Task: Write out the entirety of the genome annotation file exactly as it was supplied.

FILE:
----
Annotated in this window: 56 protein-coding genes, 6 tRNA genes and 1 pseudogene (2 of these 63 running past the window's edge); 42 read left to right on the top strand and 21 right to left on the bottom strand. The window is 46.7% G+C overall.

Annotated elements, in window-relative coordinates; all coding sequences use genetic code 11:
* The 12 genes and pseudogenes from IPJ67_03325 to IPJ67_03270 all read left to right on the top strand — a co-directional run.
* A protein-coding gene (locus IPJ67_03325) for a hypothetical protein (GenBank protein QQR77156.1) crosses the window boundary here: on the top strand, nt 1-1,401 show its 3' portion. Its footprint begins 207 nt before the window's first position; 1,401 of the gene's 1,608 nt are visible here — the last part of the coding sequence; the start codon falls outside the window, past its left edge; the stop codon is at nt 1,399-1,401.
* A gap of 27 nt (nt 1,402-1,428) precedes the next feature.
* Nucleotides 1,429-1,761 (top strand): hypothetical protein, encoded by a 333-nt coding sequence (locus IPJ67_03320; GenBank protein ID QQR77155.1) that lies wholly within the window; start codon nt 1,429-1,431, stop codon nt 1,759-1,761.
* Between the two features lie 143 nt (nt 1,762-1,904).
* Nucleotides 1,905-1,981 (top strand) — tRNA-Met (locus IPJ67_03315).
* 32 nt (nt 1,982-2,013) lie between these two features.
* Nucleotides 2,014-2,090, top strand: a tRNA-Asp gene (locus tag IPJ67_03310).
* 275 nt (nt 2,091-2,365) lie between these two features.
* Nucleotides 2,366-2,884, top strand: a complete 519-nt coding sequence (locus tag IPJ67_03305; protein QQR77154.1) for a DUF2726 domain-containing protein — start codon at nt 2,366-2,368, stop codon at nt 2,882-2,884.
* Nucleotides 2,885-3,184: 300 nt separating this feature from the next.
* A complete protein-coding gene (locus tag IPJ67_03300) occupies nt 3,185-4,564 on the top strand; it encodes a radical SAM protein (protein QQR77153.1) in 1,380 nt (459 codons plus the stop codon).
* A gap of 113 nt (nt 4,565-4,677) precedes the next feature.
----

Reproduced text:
Annotated in this window: 56 protein-coding genes, 6 tRNA genes and 1 pseudogene (2 of these 63 running past the window's edge); 42 read left to right on the top strand and 21 right to left on the bottom strand. The window is 46.7% G+C overall.

Annotated elements, in window-relative coordinates; all coding sequences use genetic code 11:
* The 12 genes and pseudogenes from IPJ67_03325 to IPJ67_03270 all read left to right on the top strand — a co-directional run.
* A protein-coding gene (locus IPJ67_03325) for a hypothetical protein (GenBank protein QQR77156.1) crosses the window boundary here: on the top strand, nt 1-1,401 show its 3' portion. Its footprint begins 207 nt before the window's first position; 1,401 of the gene's 1,608 nt are visible here — the last part of the coding sequence; the start codon falls outside the window, past its left edge; the stop codon is at nt 1,399-1,401.
* A gap of 27 nt (nt 1,402-1,428) precedes the next feature.
* Nucleotides 1,429-1,761 (top strand): hypothetical protein, encoded by a 333-nt coding sequence (locus IPJ67_03320; GenBank protein ID QQR77155.1) that lies wholly within the window; start codon nt 1,429-1,431, stop codon nt 1,759-1,761.
* Between the two features lie 143 nt (nt 1,762-1,904).
* Nucleotides 1,905-1,981 (top strand) — tRNA-Met (locus IPJ67_03315).
* 32 nt (nt 1,982-2,013) lie between these two features.
* Nucleotides 2,014-2,090, top strand: a tRNA-Asp gene (locus tag IPJ67_03310).
* 275 nt (nt 2,091-2,365) lie between these two features.
* Nucleotides 2,366-2,884, top strand: a complete 519-nt coding sequence (locus tag IPJ67_03305; protein QQR77154.1) for a DUF2726 domain-containing protein — start codon at nt 2,366-2,368, stop codon at nt 2,882-2,884.
* Nucleotides 2,885-3,184: 300 nt separating this feature from the next.
* A complete protein-coding gene (locus tag IPJ67_03300) occupies nt 3,185-4,564 on the top strand; it encodes a radical SAM protein (protein QQR77153.1) in 1,380 nt (459 codons plus the stop codon).
* A gap of 113 nt (nt 4,565-4,677) precedes the next feature.